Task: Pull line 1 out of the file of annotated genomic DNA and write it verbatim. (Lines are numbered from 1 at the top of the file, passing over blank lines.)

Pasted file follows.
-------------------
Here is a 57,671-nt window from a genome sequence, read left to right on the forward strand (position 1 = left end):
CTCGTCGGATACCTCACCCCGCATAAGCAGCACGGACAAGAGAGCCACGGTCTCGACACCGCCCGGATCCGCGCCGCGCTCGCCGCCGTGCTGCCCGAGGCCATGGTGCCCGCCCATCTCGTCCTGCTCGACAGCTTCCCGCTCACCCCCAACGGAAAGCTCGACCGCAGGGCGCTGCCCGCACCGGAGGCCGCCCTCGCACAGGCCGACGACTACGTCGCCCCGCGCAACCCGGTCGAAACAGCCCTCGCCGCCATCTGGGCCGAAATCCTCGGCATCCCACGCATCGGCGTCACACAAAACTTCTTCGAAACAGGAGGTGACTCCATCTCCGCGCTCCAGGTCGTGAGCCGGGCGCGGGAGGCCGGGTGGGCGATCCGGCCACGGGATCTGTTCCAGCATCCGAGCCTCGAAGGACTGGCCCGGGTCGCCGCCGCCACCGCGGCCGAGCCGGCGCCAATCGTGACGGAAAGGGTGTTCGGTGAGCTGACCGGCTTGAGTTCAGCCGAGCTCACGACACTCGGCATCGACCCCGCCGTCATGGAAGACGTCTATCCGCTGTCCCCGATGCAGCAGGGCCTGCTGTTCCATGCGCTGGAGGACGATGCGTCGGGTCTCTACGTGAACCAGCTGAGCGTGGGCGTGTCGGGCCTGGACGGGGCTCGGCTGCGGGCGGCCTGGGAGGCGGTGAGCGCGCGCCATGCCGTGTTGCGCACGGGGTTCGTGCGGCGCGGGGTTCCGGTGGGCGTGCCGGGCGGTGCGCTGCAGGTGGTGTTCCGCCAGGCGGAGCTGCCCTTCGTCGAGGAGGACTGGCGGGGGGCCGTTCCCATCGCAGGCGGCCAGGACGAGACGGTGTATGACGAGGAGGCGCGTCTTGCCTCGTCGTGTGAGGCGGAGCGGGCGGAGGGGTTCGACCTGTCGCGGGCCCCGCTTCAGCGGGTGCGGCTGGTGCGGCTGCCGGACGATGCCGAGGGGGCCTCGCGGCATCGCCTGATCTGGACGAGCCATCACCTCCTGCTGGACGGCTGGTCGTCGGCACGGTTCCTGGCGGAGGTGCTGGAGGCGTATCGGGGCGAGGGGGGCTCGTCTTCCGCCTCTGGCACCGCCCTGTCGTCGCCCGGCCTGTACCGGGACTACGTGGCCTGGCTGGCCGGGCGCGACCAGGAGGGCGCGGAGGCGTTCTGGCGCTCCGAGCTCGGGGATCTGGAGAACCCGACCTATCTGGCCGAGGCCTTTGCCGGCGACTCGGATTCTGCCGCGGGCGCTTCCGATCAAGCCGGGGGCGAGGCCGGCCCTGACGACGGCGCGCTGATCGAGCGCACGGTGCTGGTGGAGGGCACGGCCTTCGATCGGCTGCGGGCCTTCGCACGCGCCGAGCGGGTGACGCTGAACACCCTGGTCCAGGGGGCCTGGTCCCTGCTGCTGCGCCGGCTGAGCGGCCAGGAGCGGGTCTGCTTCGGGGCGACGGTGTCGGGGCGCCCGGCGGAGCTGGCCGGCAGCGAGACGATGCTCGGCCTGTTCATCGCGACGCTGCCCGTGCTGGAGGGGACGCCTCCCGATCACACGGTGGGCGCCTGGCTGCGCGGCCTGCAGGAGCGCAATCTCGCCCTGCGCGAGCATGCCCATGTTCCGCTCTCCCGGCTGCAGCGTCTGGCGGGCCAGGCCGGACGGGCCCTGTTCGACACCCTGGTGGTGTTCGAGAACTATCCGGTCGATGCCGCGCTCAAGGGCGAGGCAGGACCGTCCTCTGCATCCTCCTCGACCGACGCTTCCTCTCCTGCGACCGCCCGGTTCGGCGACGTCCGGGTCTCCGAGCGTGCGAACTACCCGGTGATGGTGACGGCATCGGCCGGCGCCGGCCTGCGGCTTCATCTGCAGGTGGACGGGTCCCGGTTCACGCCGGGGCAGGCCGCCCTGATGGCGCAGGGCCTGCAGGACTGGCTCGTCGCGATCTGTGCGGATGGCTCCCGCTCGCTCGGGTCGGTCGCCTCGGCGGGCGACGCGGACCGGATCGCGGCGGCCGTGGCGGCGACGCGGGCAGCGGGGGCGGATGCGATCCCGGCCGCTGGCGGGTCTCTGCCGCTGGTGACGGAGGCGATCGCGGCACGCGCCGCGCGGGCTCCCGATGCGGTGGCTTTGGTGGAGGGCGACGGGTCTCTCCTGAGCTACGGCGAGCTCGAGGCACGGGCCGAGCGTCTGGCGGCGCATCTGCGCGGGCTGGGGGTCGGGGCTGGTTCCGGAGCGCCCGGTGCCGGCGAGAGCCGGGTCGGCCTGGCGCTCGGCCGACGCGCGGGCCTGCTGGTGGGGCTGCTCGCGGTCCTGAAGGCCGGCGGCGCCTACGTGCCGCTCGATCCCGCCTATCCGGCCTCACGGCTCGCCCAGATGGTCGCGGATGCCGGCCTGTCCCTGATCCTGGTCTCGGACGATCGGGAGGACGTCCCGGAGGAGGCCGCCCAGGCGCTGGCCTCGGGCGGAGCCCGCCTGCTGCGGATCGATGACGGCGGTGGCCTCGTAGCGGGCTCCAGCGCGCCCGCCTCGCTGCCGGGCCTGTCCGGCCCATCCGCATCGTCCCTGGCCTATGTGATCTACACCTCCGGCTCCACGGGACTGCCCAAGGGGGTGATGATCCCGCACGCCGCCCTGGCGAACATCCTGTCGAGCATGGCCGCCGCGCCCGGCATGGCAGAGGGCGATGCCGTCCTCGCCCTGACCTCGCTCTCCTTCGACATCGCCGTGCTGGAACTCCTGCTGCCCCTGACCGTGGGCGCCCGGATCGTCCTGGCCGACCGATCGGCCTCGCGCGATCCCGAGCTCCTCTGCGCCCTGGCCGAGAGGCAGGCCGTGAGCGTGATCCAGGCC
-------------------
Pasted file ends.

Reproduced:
Here is a 57,671-nt window from a genome sequence, read left to right on the forward strand (position 1 = left end):